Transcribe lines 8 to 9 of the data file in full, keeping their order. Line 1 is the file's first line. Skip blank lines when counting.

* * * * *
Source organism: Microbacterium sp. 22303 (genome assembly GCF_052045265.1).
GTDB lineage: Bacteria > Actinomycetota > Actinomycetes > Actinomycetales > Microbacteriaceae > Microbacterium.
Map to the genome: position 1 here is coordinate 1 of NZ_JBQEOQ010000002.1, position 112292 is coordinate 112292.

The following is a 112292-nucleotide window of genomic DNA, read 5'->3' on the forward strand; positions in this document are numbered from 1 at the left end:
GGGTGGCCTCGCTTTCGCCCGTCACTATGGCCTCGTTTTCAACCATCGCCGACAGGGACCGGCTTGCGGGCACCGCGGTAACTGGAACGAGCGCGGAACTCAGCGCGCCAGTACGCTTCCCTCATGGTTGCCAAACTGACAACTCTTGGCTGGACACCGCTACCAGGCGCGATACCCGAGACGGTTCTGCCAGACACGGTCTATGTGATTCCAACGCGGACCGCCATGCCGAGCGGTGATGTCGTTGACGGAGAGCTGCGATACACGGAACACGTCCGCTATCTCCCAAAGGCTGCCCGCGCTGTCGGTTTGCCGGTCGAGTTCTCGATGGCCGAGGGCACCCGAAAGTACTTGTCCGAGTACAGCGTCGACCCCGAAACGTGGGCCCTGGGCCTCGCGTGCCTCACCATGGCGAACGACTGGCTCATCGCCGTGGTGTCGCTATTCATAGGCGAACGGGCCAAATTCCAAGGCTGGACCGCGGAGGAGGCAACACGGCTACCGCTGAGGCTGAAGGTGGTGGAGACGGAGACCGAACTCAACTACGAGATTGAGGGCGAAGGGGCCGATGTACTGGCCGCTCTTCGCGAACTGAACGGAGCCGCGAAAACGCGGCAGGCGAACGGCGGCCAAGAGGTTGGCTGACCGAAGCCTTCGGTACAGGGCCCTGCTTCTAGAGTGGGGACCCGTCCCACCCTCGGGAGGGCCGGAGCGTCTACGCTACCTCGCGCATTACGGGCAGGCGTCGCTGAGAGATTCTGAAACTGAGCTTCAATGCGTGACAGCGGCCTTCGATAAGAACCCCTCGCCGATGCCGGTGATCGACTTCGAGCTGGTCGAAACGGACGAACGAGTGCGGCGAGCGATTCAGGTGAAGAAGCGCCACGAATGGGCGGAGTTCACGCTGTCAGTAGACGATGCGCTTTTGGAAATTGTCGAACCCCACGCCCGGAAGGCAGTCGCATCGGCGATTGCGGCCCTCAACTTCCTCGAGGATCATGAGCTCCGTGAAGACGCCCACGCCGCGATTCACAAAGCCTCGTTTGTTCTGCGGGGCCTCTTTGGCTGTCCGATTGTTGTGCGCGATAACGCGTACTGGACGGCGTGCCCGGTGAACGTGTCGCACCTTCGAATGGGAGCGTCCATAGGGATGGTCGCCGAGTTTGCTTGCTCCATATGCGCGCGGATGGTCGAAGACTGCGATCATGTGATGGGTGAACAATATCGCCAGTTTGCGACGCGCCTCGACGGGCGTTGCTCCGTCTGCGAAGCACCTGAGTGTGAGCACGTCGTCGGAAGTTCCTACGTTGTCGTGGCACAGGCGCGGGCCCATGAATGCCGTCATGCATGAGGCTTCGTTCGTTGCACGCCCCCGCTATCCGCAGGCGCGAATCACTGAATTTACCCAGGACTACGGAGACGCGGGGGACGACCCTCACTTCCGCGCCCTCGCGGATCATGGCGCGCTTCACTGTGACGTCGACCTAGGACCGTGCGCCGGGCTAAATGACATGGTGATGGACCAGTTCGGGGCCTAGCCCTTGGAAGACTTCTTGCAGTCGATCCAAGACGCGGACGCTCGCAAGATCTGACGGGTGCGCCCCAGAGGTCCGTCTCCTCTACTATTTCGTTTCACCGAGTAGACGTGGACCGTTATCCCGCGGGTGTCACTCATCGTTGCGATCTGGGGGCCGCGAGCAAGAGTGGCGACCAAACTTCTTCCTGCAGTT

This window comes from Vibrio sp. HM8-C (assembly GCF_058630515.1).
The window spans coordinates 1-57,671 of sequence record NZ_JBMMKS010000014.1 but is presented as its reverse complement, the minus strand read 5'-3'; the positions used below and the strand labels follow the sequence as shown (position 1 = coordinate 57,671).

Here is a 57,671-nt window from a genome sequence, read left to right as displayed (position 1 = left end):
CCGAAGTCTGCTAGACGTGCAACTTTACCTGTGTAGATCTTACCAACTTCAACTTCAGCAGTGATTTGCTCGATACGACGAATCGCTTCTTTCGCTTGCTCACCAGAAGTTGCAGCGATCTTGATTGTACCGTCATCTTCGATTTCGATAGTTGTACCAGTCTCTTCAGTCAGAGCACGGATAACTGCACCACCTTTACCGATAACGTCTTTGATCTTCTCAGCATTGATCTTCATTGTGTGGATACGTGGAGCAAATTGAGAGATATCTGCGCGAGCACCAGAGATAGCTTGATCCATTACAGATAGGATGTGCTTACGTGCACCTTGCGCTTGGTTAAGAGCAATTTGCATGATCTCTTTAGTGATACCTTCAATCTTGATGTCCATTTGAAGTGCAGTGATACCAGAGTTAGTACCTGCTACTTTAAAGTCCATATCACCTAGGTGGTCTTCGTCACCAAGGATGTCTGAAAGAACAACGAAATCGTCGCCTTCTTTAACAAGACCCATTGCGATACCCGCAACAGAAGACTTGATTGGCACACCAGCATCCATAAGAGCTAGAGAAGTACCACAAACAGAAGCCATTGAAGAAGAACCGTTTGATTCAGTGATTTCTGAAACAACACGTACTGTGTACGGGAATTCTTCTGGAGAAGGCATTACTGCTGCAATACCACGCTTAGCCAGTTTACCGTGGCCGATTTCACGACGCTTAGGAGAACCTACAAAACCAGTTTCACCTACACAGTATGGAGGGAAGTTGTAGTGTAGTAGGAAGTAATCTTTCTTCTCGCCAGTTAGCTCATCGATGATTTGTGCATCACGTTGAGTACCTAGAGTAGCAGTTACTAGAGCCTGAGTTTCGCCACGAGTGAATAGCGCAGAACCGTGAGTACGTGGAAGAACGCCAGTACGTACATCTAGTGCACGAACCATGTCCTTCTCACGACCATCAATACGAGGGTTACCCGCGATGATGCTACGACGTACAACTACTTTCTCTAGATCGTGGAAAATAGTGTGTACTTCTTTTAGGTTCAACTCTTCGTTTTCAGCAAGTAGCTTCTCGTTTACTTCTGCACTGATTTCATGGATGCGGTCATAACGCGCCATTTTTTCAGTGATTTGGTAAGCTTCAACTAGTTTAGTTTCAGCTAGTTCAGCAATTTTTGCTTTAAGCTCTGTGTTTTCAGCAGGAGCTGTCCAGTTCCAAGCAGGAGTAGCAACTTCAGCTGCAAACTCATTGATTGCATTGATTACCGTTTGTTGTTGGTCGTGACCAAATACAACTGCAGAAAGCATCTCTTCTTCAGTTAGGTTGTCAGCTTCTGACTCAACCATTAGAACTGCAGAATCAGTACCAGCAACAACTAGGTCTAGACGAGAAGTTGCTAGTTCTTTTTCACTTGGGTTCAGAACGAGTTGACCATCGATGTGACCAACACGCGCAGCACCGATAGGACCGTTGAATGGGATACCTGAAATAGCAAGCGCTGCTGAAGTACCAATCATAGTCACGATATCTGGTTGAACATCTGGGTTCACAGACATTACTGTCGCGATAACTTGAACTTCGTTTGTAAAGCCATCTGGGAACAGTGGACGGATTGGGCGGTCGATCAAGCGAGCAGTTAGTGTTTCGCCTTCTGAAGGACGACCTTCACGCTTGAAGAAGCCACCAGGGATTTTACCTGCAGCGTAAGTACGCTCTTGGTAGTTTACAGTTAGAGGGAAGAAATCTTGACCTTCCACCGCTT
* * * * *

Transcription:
Here is a 57,671-nt window from a genome sequence, read left to right as displayed (position 1 = left end):
CCGAAGTCTGCTAGACGTGCAACTTTACCTGTGTAGATCTTACCAACTTCAACTTCAGCAGTGATTTGCTCGATACGACGAATCGCTTCTTTCGCTTGCTCACCAGAAGTTGCAGCGATCTTGATTGTACCGTCATCTTCGATTTCGATAGTTGTACCAGTCTCTTCAGTCAGAGCACGGATAACTGCACCACCTTTACCGATAACGTCTTTGATCTTCTCAGCATTGATCTTCATTGTGTGGATACGTGGAGCAAATTGAGAGATATCTGCGCGAGCACCAGAGATAGCTTGATCCATTACAGATAGGATGTGCTTACGTGCACCTTGCGCTTGGTTAAGAGCAATTTGCATGATCTCTTTAGTGATACCTTCAATCTTGATGTCCATTTGAAGTGCAGTGATACCAGAGTTAGTACCTGCTACTTTAAAGTCCATATCACCTAGGTGGTCTTCGTCACCAAGGATGTCTGAAAGAACAACGAAATCGTCGCCTTCTTTAACAAGACCCATTGCGATACCCGCAACAGAAGACTTGATTGGCACACCAGCATCCATAAGAGCTAGAGAAGTACCACAAACAGAAGCCATTGAAGAAGAACCGTTTGATTCAGTGATTTCTGAAACAACACGTACTGTGTACGGGAATTCTTCTGGAGAAGGCATTACTGCTGCAATACCACGCTTAGCCAGTTTACCGTGGCCGATTTCACGACGCTTAGGAGAACCTACAAAACCAGTTTCACCTACACAGTATGGAGGGAAGTTGTAGTGTAGTAGGAAGTAATCTTTCTTCTCGCCAGTTAGCTCATCGATGATTTGTGCATCACGTTGAGTACCTAGAGTAGCAGTTACTAGAGCCTGAGTTTCGCCACGAGTGAATAGCGCAGAACCGTGAGTACGTGGAAGAACGCCAGTACGTACATCTAGTGCACGAACCATGTCCTTCTCACGACCATCAATACGAGGGTTACCCGCGATGATGCTACGACGTACAACTACTTTCTCTAGATCGTGGAAAATAGTGTGTACTTCTTTTAGGTTCAACTCTTCGTTTTCAGCAAGTAGCTTCTCGTTTACTTCTGCACTGATTTCATGGATGCGGTCATAACGCGCCATTTTTTCAGTGATTTGGTAAGCTTCAACTAGTTTAGTTTCAGCTAGTTCAGCAATTTTTGCTTTAAGCTCTGTGTTTTCAGCAGGAGCTGTCCAGTTCCAAGCAGGAGTAGCAACTTCAGCTGCAAACTCATTGATTGCATTGATTACCGTTTGTTGTTGGTCGTGACCAAATACAACTGCAGAAAGCATCTCTTCTTCAGTTAGGTTGTCAGCTTCTGACTCAACCATTAGAACTGCAGAATCAGTACCAGCAACAACTAGGTCTAGACGAGAAGTTGCTAGTTCTTTTTCACTTGGGTTCAGAACGAGTTGACCATCGATGTGACCAACACGCGCAGCACCGATAGGACCGTTGAATGGGATACCTGAAATAGCAAGCGCTGCTGAAGTACCAATCATAGTCACGATATCTGGTTGAACATCTGGGTTCACAGACATTACTGTCGCGATAACTTGAACTTCGTTTGTAAAGCCATCTGGGAACAGTGGACGGATTGGGCGGTCGATCAAGCGAGCAGTTAGTGTTTCGCCTTCTGAAGGACGACCTTCACGCTTGAAGAAGCCACCAGGGATTTTACCTGCAGCGTAAGTACGCTCTTGGTAGTTTACAGTTAGAGGGAAGAAATCTTGACCTTCCACCGCTT